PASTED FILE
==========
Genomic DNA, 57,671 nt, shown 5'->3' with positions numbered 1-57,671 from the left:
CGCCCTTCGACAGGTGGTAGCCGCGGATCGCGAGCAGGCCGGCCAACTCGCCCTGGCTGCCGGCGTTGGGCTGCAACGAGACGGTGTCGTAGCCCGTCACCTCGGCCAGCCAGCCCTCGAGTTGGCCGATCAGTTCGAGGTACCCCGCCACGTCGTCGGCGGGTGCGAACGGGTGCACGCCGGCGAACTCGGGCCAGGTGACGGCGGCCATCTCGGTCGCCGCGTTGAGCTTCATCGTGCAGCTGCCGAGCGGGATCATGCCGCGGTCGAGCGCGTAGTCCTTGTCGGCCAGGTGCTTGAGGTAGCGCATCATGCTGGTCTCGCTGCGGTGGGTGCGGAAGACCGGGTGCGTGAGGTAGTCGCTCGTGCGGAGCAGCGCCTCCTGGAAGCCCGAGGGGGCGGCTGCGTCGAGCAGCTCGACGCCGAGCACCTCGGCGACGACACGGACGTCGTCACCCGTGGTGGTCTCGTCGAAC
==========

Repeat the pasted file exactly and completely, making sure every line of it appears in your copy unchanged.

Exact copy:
Genomic DNA, 57,671 nt, shown 5'->3' with positions numbered 1-57,671 from the left:
CGCCCTTCGACAGGTGGTAGCCGCGGATCGCGAGCAGGCCGGCCAACTCGCCCTGGCTGCCGGCGTTGGGCTGCAACGAGACGGTGTCGTAGCCCGTCACCTCGGCCAGCCAGCCCTCGAGTTGGCCGATCAGTTCGAGGTACCCCGCCACGTCGTCGGCGGGTGCGAACGGGTGCACGCCGGCGAACTCGGGCCAGGTGACGGCGGCCATCTCGGTCGCCGCGTTGAGCTTCATCGTGCAGCTGCCGAGCGGGATCATGCCGCGGTCGAGCGCGTAGTCCTTGTCGGCCAGGTGCTTGAGGTAGCGCATCATGCTGGTCTCGCTGCGGTGGGTGCGGAAGACCGGGTGCGTGAGGTAGTCGCTCGTGCGGAGCAGCGCCTCCTGGAAGCCCGAGGGGGCGGCTGCGTCGAGCAGCTCGACGCCGAGCACCTCGGCGACGACACGGACGTCGTCACCCGTGGTGGTCTCGTCGAAC